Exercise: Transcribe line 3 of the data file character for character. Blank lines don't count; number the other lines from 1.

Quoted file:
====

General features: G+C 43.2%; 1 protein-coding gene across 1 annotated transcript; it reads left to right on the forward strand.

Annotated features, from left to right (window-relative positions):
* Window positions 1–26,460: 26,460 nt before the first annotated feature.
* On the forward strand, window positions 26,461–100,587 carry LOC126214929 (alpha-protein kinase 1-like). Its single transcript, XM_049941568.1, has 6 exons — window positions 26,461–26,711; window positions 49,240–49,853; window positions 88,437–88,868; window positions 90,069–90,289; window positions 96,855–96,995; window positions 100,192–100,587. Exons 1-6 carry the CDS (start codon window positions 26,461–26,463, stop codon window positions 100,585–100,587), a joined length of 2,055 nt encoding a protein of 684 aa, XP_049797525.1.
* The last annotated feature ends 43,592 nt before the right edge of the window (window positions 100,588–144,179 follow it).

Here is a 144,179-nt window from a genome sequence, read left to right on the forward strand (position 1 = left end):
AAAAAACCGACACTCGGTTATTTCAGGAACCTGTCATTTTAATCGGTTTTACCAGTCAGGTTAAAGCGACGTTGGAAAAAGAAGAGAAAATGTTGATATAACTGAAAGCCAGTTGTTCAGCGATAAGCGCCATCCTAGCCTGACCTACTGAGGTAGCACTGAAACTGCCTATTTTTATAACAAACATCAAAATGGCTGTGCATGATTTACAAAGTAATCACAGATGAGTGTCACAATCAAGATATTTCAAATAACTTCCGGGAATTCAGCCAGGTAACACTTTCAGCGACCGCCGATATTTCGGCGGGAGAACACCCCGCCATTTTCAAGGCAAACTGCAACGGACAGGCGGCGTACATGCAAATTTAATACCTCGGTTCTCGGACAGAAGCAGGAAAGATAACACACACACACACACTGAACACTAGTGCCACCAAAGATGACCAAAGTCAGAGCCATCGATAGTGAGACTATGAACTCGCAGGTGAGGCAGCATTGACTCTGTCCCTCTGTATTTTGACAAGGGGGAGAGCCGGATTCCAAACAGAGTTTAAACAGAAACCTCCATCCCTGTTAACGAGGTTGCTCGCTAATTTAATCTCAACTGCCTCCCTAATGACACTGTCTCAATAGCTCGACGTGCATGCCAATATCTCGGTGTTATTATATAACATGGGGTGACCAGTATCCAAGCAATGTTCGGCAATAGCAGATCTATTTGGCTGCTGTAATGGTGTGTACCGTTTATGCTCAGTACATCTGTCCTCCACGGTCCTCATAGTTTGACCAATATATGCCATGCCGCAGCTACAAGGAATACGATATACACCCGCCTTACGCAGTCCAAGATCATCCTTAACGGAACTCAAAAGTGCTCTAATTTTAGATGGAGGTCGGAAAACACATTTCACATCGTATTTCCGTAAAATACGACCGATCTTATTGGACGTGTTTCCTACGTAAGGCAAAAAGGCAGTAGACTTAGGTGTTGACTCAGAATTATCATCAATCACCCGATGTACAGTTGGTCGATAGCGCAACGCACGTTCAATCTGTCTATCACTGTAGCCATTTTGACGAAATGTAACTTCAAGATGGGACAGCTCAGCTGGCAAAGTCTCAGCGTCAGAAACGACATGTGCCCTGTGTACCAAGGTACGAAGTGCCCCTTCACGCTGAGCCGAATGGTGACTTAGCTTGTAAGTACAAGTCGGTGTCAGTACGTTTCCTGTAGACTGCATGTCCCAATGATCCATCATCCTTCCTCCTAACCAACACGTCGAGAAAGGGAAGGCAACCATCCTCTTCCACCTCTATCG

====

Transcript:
* Window positions 1–26,460: 26,460 nt before the first annotated feature.